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Bioinformation. 2019 May 30;15(6):372-379. doi: 10.6026/97320630015372. eCollection 2019.

Data mining analysis of human gut microbiota links Fusobacterium spp. with colorectal cancer onset.

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1Laboratory of Molecular and Cellular Screening Processes, Centre of Biotechnologyof Sfax, Bioinformatics Group, P.O. Box: 1177,Sfax,3018 Tunisia.
Center of Excellence in Genomic Medicine Research, King Abdulaziz University, Jeddah, Saudi Arabia.
Medical Technology Department, Faculty of Applied Medical Sciences, King Abdulaziz University, Jeddah, Saudi Arabia.
4School of Biological Sciences,University of East Anglia, Norwich, NR4 7TJ, UK.
Clinical Nutrition Department, Faculty of Applied Medical Sciences, King Abdulaziz University, Jeddah, Saudi Arabia.
Department of Biological Sciences, Faculty of Science, King Abdulaziz University, Jeddah, Saudi Arabia.
Forensic Biology Department, College of Forensic Sciences, Naif Arab University for Security Sciences, Riyadh, Saudi Arabia.


Gut microbiota and their metabolites play a vital role in colon health and disease. Accumulating evidence suggests that the gut microbiota contributes to the risk of colorectal cancer (CRC). However, the role of a specific microbial community together with their metabolites contributing to the risk, initiation and progression of CRC is still unknown. Hence, we used a Bayesian Networks in combination with the IDA (Intervention calculus when the DAG is absent) to generate a graphical model that allows causal relationships to be inferred from observational data. Results from the analysis of publically available datasets showed that four species: Fusobacteium, Citrobacter, Microbacterium and Slaxkia have estimated non-null lower bounds of causal effects of CRC. These findings support the hypothesis that specific bacterial species (microbial markers) act in concert with locally modified microbiota to cause or influence CRC progression. Additional comprehensive studies are required to validate the potential use of F. nucleatum, Citrobacter as well as Slackia as microbial biomarkers in CRC for prevention, diagnosis, prognosis and/or therapeutics.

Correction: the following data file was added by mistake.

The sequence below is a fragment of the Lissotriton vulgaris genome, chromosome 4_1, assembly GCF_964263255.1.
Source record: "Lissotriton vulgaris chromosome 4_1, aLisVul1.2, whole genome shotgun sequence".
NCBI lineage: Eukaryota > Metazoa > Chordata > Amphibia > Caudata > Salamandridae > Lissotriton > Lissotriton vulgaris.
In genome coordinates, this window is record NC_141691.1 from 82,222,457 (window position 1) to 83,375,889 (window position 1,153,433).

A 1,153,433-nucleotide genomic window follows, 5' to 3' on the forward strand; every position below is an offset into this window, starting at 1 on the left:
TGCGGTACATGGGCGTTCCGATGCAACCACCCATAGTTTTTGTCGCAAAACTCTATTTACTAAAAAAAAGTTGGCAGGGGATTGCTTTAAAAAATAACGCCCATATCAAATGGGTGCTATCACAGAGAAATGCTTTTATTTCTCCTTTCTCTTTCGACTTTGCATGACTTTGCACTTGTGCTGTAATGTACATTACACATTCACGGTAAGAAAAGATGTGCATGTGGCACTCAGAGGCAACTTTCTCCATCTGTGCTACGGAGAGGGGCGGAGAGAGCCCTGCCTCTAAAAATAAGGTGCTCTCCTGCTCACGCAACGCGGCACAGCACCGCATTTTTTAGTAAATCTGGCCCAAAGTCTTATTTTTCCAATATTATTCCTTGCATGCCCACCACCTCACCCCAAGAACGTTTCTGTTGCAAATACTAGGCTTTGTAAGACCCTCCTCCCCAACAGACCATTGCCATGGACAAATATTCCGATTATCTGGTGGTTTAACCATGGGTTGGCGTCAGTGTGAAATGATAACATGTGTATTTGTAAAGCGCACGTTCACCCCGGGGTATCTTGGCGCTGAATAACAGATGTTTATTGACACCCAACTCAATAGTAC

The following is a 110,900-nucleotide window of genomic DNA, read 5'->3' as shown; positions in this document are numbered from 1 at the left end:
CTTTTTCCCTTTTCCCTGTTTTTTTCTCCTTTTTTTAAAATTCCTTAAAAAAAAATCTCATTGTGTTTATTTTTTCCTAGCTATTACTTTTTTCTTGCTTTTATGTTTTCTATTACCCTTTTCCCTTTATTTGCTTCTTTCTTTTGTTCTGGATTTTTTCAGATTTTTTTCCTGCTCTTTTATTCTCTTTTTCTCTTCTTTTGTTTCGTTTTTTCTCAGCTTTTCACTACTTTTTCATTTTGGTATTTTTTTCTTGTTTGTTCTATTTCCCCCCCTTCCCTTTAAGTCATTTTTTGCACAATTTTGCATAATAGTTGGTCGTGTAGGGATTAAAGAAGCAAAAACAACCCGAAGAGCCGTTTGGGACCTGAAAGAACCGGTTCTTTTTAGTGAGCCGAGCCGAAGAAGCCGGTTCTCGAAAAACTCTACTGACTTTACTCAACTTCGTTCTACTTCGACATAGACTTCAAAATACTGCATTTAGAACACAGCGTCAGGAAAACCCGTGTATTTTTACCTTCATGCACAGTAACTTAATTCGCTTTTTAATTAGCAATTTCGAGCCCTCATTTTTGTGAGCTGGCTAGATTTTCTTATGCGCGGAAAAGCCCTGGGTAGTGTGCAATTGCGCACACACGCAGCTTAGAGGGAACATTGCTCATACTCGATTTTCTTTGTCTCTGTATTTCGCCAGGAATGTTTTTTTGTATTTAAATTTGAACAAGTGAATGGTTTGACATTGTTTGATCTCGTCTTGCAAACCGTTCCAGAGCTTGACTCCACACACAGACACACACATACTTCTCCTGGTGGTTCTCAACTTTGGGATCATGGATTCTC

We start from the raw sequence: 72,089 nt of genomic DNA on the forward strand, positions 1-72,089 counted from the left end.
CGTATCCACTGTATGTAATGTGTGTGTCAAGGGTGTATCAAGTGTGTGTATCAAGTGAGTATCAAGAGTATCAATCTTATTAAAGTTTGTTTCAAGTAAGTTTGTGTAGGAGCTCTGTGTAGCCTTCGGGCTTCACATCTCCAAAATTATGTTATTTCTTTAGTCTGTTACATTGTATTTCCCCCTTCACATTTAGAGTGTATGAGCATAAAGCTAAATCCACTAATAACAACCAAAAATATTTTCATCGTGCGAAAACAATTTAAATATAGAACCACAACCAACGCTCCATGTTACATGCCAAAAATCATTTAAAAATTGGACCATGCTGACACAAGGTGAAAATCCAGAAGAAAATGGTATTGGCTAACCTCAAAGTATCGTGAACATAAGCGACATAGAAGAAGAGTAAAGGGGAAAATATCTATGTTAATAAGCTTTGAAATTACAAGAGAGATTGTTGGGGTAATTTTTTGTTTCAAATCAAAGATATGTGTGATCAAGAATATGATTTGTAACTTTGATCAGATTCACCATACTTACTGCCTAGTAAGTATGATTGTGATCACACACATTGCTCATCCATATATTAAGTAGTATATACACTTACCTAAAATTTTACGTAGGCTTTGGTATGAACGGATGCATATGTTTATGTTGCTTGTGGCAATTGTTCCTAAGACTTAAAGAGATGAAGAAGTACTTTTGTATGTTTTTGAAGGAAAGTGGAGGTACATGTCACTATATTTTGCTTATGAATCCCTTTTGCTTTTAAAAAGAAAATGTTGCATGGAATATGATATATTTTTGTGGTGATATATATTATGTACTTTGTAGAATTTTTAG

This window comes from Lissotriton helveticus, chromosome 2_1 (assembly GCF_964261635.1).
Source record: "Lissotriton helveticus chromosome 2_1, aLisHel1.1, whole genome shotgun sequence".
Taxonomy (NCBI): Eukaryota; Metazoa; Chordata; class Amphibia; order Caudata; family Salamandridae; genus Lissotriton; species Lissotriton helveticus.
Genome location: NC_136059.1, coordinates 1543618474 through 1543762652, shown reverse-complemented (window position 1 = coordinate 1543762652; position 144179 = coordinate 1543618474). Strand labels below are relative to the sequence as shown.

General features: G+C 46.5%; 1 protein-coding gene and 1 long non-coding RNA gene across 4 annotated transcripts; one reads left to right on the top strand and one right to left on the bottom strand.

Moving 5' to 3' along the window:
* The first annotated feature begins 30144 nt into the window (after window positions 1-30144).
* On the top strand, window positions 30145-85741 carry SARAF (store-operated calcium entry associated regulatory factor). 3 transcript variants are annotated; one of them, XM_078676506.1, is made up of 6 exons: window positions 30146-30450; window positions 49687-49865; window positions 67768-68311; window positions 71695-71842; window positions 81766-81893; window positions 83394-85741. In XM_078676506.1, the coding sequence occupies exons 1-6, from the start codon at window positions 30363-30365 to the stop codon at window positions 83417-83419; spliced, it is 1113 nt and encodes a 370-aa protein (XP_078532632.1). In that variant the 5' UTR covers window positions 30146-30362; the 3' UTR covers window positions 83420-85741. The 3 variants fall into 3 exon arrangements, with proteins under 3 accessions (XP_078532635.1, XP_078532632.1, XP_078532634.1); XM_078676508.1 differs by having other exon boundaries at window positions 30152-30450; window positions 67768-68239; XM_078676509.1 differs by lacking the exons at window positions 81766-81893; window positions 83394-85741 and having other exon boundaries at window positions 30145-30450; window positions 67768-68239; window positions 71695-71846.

Colorectal cancer; Fusobacterium spp; IDA method; bacteria; biomarker; microbiome

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